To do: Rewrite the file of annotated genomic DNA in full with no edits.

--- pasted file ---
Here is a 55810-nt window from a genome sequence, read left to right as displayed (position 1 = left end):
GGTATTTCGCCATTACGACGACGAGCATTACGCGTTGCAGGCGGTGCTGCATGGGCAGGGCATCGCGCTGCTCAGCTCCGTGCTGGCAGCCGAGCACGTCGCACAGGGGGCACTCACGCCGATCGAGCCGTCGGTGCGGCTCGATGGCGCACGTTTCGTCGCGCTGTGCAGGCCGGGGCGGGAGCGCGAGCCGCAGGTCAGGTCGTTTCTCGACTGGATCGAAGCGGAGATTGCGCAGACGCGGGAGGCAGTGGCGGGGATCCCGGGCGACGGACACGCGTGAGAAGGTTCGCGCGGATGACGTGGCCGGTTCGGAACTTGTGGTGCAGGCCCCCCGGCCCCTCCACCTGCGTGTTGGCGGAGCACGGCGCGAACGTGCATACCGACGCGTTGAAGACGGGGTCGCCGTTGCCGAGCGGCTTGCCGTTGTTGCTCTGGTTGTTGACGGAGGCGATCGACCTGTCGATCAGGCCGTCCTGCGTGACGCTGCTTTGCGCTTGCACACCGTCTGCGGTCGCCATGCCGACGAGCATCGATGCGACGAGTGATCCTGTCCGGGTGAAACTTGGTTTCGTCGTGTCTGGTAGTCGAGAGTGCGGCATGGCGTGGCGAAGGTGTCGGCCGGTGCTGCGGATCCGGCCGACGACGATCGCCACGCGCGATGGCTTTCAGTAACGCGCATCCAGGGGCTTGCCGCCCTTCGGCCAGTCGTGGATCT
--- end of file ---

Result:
Here is a 55810-nt window from a genome sequence, read left to right as displayed (position 1 = left end):
GGTATTTCGCCATTACGACGACGAGCATTACGCGTTGCAGGCGGTGCTGCATGGGCAGGGCATCGCGCTGCTCAGCTCCGTGCTGGCAGCCGAGCACGTCGCACAGGGGGCACTCACGCCGATCGAGCCGTCGGTGCGGCTCGATGGCGCACGTTTCGTCGCGCTGTGCAGGCCGGGGCGGGAGCGCGAGCCGCAGGTCAGGTCGTTTCTCGACTGGATCGAAGCGGAGATTGCGCAGACGCGGGAGGCAGTGGCGGGGATCCCGGGCGACGGACACGCGTGAGAAGGTTCGCGCGGATGACGTGGCCGGTTCGGAACTTGTGGTGCAGGCCCCCCGGCCCCTCCACCTGCGTGTTGGCGGAGCACGGCGCGAACGTGCATACCGACGCGTTGAAGACGGGGTCGCCGTTGCCGAGCGGCTTGCCGTTGTTGCTCTGGTTGTTGACGGAGGCGATCGACCTGTCGATCAGGCCGTCCTGCGTGACGCTGCTTTGCGCTTGCACACCGTCTGCGGTCGCCATGCCGACGAGCATCGATGCGACGAGTGATCCTGTCCGGGTGAAACTTGGTTTCGTCGTGTCTGGTAGTCGAGAGTGCGGCATGGCGTGGCGAAGGTGTCGGCCGGTGCTGCGGATCCGGCCGACGACGATCGCCACGCGCGATGGCTTTCAGTAACGCGCATCCAGGGGCTTGCCGCCCTTCGGCCAGTCGTGGATCT